Books for children: the local church hosts a “little library” for the neighborhood


Local community members and a church in East Columbus are partnering with the Bartholomew County Public Library to provide free books to children.

Ed Niespodziani and Tom Hadley recently completed work on a “little library” outside East Columbus United Methodist Church. The structure is a small book box placed on top of a pole and is designed to look like a replica of the church.

The books inside the church’s mini-library are free for neighborhood children and are from the Bartholomew County Public Library’s Book Express. According to Sandy Allman, community outreach librarian and coordinator of Book Express, the library began stocking the box with books last week. They plan to check the box and restock it twice a month as needed.

The concept is similar to the book boxes under the Little Free Library umbrella. However, this particular box is not affiliated with this organization, said Katie Niespodziani.

The idea for the little library came from Hadley, who is a retired teacher, church member, and friend of the Niespodzianis. When he told church member Katie about it, she told him that her husband had experience making small bookcases.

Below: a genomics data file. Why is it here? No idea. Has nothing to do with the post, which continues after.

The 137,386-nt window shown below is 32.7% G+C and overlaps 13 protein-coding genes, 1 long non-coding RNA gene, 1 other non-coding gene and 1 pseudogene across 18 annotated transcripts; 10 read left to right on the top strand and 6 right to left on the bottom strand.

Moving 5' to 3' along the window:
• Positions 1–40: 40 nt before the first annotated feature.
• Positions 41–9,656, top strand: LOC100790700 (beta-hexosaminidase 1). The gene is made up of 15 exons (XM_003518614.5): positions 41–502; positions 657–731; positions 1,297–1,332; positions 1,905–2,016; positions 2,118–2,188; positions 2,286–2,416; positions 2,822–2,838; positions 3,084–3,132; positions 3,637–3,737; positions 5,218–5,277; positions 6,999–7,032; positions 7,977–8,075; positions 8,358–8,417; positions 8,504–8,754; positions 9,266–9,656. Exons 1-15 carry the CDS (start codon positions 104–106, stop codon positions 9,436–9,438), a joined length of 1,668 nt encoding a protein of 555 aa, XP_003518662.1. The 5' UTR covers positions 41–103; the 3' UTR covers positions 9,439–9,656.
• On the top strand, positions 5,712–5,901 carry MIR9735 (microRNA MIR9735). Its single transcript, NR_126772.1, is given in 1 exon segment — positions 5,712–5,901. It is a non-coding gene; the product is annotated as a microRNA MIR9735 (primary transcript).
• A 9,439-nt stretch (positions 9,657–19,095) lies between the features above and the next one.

“I thought I could probably convince him to do one more,” Katie said. “So Tom financed its construction and volunteered his time, and they collaborated. And like Ed always does, he designed it to look like the structure it’s close to.

She added that they had received information from the project about other church members. Although there was some interest in filling the library with religious children’s books, they decided to go for a variety instead in hopes of reaching a wider audience.

Pastor Jongmin Lee said he was proud of the dedication and compassion shown by members through this project.

According to Katie, the small library is part of the church’s plans to do more outreach to children in the nearby neighborhood.

“Tom said his life at home as a child was a life of generational poverty, so they had no money to own a book,” she said. “Ed came from a family of seven, and I guess funds were slim for books as well. He was the first in his family to graduate from college. So to have that feeling for the neighborhood and the kids – The demographics of this neighborhood are mostly single parents with kids, and so we know it’s a tight thing.

“It opens up a world of books for all kinds of people who may not have had that opportunity,” Ed said.


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